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3DS  header logo

Finding Nemo - Escape to the Big Blue

For: 3DS

Better left lost

Product: Finding Nemo - Escape to the Big Blue | Publisher: Disney Interactive Studios | Format: 3DS | Genre: Casual | Players: 1 | Version: Europe
Finding Nemo - Escape to the Big Blue 3DS, thumbnail 1
Conventional wisdom would suggest that licence games suck. But I think that's a myth.

Tie-in games have largely been getting better, I'd argue, and - for my money - they are returning to the dizzying heights of old licensed games like Duck Tales and Teenage Mutant Ninja Turtles.

I think this general shift towards totally acceptable (even solid) cash-ins is happening across the output of the entire industry. But, sadly, that memo wasn't picked up by the team behind Finding Nemo - Escape to the Big Blue. This is substandard mini-game fare for your kid's 3DS, and should be avoided.


The game opens with video from the original movie (on which this game is loosely based), and sets up the achingly weak narrative that forms the backbone of the game's reason to throw mini-games at you.

You remember that bit in the first film where Nemo and his pals are trapped in a fish tank and have to escape? This game documents those moments through generic party games.

What follows is an ocean-themed couple of hours of bland gaming. Super Monkey Ball-esque ball rolling upon hazardous courses, speeding though a tube avoiding obstacles (like Sonic 2's bonus stages), a teeth cleaning sequence where you find a dirty tooth and then rub it until clean, and all manner of other activities you've seen in various guises a thousand times before.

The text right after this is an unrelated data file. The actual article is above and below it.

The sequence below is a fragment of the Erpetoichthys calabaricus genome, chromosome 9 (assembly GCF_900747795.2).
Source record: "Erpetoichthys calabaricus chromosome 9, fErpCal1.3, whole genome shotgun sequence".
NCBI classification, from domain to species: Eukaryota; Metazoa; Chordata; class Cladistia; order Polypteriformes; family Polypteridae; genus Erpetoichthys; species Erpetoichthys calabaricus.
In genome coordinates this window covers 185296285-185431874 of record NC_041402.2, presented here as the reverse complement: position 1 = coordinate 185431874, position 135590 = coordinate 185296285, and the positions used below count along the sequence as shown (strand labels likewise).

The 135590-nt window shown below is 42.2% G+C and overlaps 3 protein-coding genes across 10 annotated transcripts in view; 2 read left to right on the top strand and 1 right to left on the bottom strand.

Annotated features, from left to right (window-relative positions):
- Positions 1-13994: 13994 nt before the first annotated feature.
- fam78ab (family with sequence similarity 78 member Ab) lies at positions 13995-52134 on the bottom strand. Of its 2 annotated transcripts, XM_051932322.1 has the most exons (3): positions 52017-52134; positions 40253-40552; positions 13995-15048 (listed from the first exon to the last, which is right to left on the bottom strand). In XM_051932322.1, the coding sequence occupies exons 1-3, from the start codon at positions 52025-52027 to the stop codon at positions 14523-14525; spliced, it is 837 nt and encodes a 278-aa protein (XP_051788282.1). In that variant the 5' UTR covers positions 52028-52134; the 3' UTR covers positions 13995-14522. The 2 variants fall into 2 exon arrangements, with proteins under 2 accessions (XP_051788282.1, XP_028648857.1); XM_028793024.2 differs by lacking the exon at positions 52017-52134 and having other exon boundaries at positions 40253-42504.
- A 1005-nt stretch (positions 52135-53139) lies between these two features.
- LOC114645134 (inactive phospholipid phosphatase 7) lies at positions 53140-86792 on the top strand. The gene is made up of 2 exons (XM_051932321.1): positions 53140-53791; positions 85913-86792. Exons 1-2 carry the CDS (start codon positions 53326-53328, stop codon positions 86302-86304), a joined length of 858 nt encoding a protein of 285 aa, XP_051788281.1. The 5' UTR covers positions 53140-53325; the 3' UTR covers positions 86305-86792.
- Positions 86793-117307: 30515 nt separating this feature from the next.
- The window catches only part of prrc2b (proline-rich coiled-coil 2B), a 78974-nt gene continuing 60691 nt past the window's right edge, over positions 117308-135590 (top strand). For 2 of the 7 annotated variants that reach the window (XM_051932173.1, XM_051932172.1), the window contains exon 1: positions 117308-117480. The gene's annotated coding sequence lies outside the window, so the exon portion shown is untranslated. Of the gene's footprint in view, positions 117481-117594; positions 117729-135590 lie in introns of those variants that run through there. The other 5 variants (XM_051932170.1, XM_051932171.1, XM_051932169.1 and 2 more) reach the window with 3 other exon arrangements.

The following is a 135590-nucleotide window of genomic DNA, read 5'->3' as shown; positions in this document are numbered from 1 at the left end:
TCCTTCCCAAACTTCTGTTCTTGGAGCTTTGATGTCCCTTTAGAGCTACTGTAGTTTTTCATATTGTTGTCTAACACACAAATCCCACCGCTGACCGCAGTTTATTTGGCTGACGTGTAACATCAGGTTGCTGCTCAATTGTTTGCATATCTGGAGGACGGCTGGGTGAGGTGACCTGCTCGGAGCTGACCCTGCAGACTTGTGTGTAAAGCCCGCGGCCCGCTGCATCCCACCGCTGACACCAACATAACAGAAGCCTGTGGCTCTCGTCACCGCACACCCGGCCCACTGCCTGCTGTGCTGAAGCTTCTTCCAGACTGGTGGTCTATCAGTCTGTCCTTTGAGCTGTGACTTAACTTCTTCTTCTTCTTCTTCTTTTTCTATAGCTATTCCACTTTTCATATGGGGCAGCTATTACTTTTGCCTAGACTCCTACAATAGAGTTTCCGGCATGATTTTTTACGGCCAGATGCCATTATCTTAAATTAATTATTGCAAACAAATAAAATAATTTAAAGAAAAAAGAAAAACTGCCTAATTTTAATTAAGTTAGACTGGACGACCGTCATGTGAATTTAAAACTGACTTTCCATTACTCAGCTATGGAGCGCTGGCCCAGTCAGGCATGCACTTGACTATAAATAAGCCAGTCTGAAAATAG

Repetition is a real problem for Escape to the Big Blue, because there are comparatively few games included, and you'll see a lot of very familiar content many times on your way to completion. Each character you unlock has different games on offer, but some are only slightly new takes on modes that have already come before.

This wouldn't be too much of an issue if these games were challenging or entertaining in any way, but the best the title can come up with is "inoffensive". There's bound to be a few mini-games you'll find tolerable, but is that enough for a retail release today? The answer is no. No it's not.

Oh cod, make it stop

The rolling game, by way of example, controls just fine but cheap deaths (caused by falling off ledges) are so inconsequential that you'll immediately go back to careering full pelt along the course. If the penalty is so minor, why include it at all?

The hide and seek game, where you must find your friends hiding under rocks, barely has any gameplay to it at all. You just tap on every object with a big marker over it until you win.

When you've trudged through the mini-games, there's also an aquarium that you can build, using points gained from play to unlock new objects that you can place about a small 3D landscape. It's hardly thrilling.

Visually poor and a far cry from approaching anywhere near the attention to details (let alone the fidelity) of the source material, this screams "made due to contractual obligation" every moment you play.

Sound effects, for example, are favourite phrases from the movie cut and paste into scenarios in which they don't belong, repeated endlessly until you reach for the volume slider.

I was hoping we were beyond this kind of shovelware bargain-bucket filler for the bigger licenses, but apparently we're not. Lacking any good reason to engage with it, save for a very long car ride and a total lack of anything else to play - no one needs Finding Nemo - Escape to the Big Blue in their 3DS cartridge slot.
Finding Nemo - Escape to the Big Blue
Reviewer photo
Peter Willington | 19 April 2013
Pixar films are about attention to detail and fun - this game has neither of those things
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